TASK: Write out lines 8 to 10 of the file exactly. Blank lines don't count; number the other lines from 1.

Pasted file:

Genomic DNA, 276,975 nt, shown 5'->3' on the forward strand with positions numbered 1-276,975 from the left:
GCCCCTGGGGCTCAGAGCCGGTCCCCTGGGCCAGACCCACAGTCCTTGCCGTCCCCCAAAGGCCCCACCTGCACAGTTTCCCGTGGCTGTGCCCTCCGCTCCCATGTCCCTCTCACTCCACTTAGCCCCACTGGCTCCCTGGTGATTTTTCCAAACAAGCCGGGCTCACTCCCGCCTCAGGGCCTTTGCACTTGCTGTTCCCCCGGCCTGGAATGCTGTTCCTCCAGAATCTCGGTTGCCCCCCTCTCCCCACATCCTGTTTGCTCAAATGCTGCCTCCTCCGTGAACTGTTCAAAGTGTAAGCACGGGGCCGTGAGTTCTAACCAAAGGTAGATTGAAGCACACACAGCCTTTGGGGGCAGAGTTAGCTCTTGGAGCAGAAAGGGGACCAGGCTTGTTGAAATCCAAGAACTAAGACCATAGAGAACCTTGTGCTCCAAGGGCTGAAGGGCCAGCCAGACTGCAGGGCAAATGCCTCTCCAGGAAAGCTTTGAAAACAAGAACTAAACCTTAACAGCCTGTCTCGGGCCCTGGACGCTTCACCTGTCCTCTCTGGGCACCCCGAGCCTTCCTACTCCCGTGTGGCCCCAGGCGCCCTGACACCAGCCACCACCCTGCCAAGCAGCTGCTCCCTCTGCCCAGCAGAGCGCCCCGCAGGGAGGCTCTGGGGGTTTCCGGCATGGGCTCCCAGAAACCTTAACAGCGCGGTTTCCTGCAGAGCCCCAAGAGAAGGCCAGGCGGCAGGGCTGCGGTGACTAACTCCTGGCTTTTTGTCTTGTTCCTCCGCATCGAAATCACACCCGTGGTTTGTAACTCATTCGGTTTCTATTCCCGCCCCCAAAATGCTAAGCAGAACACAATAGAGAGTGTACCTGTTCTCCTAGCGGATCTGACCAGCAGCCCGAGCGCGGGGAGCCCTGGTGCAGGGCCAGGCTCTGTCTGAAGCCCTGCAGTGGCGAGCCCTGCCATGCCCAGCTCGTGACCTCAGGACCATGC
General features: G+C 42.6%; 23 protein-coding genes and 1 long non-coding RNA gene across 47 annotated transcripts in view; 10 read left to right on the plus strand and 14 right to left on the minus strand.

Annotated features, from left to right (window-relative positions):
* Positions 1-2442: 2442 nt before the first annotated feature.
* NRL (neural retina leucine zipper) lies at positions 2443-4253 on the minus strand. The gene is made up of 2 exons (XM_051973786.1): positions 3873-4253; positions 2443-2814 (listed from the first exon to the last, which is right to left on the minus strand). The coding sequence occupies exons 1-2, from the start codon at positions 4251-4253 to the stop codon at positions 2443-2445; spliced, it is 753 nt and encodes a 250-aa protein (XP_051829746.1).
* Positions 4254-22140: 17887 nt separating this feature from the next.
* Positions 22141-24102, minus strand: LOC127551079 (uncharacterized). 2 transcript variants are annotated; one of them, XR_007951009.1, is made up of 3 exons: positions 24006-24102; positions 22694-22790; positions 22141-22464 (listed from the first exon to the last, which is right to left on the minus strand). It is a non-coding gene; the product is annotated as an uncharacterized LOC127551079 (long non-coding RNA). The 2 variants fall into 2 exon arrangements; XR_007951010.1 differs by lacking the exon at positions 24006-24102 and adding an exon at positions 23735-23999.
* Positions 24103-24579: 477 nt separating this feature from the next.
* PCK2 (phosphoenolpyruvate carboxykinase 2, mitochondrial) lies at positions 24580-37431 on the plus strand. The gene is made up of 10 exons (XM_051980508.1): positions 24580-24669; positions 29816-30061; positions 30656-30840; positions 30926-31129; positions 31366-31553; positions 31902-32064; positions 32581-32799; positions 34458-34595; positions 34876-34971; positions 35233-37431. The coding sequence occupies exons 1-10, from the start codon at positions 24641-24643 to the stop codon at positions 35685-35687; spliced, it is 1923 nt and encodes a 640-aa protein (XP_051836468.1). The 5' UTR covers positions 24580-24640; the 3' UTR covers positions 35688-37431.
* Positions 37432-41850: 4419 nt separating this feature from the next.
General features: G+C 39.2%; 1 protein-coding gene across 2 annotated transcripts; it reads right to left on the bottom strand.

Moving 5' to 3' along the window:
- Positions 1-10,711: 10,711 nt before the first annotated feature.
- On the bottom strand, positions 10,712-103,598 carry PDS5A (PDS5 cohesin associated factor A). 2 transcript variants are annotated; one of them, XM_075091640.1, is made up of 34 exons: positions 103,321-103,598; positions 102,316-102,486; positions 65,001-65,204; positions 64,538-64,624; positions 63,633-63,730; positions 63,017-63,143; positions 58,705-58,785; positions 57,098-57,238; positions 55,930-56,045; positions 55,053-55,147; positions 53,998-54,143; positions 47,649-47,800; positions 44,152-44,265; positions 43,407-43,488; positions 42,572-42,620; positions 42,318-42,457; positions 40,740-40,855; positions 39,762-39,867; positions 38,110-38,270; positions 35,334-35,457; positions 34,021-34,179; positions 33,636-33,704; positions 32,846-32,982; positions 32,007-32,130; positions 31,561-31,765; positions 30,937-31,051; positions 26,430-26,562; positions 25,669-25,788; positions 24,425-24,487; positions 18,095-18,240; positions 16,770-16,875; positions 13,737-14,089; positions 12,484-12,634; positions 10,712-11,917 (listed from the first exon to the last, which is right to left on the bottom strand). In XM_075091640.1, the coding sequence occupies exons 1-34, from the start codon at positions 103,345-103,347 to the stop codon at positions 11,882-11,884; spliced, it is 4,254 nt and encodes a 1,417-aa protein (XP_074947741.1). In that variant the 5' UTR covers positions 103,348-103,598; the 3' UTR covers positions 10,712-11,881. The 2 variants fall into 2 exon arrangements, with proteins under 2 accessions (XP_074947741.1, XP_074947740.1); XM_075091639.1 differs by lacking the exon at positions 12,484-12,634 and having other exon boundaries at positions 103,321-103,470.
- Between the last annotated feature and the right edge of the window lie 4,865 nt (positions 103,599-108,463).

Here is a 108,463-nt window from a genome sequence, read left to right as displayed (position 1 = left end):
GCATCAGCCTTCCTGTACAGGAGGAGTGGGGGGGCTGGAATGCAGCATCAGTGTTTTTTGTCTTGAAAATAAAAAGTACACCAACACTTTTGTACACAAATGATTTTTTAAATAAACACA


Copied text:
* Positions 22141-24102, minus strand: LOC127551079 (uncharacterized). 2 transcript variants are annotated; one of them, XR_007951009.1, is made up of 3 exons: positions 24006-24102; positions 22694-22790; positions 22141-22464 (listed from the first exon to the last, which is right to left on the minus strand). It is a non-coding gene; the product is annotated as an uncharacterized LOC127551079 (long non-coding RNA). The 2 variants fall into 2 exon arrangements; XR_007951010.1 differs by lacking the exon at positions 24006-24102 and adding an exon at positions 23735-23999.
* Positions 24103-24579: 477 nt separating this feature from the next.
* PCK2 (phosphoenolpyruvate carboxykinase 2, mitochondrial) lies at positions 24580-37431 on the plus strand. The gene is made up of 10 exons (XM_051980508.1): positions 24580-24669; positions 29816-30061; positions 30656-30840; positions 30926-31129; positions 31366-31553; positions 31902-32064; positions 32581-32799; positions 34458-34595; positions 34876-34971; positions 35233-37431. The coding sequence occupies exons 1-10, from the start codon at positions 24641-24643 to the stop codon at positions 35685-35687; spliced, it is 1923 nt and encodes a 640-aa protein (XP_051836468.1). The 5' UTR covers positions 24580-24640; the 3' UTR covers positions 35688-37431.